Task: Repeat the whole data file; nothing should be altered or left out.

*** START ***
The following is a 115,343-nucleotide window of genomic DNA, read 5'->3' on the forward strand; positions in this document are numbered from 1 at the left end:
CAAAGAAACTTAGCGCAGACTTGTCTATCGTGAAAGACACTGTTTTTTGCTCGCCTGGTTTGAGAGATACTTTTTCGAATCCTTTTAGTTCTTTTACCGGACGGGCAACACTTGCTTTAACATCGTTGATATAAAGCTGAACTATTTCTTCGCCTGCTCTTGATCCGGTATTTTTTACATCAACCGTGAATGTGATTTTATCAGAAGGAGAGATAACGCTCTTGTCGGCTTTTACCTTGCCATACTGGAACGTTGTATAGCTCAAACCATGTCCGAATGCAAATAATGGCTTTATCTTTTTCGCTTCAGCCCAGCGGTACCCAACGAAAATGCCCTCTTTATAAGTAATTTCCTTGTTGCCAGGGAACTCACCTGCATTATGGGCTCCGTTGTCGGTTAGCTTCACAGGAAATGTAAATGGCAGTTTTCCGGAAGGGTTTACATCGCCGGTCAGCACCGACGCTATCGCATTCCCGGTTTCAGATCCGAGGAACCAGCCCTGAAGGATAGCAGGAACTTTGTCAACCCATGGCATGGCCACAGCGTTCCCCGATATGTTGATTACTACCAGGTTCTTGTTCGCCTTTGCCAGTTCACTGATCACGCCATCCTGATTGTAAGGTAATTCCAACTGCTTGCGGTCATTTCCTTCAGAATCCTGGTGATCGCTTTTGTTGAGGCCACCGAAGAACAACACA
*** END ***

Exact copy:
The following is a 115,343-nucleotide window of genomic DNA, read 5'->3' on the forward strand; positions in this document are numbered from 1 at the left end:
CAAAGAAACTTAGCGCAGACTTGTCTATCGTGAAAGACACTGTTTTTTGCTCGCCTGGTTTGAGAGATACTTTTTCGAATCCTTTTAGTTCTTTTACCGGACGGGCAACACTTGCTTTAACATCGTTGATATAAAGCTGAACTATTTCTTCGCCTGCTCTTGATCCGGTATTTTTTACATCAACCGTGAATGTGATTTTATCAGAAGGAGAGATAACGCTCTTGTCGGCTTTTACCTTGCCATACTGGAACGTTGTATAGCTCAAACCATGTCCGAATGCAAATAATGGCTTTATCTTTTTCGCTTCAGCCCAGCGGTACCCAACGAAAATGCCCTCTTTATAAGTAATTTCCTTGTTGCCAGGGAACTCACCTGCATTATGGGCTCCGTTGTCGGTTAGCTTCACAGGAAATGTAAATGGCAGTTTTCCGGAAGGGTTTACATCGCCGGTCAGCACCGACGCTATCGCATTCCCGGTTTCAGATCCGAGGAACCAGCCCTGAAGGATAGCAGGAACTTTGTCAACCCATGGCATGGCCACAGCGTTCCCCGATATGTTGATTACTACCAGGTTCTTGTTCGCCTTTGCCAGTTCACTGATCACGCCATCCTGATTGTAAGGTAATTCCAACTGCTTGCGGTCATTTCCTTCAGAATCCTGGTGATCGCTTTTGTTGAGGCCACCGAAGAACAACACA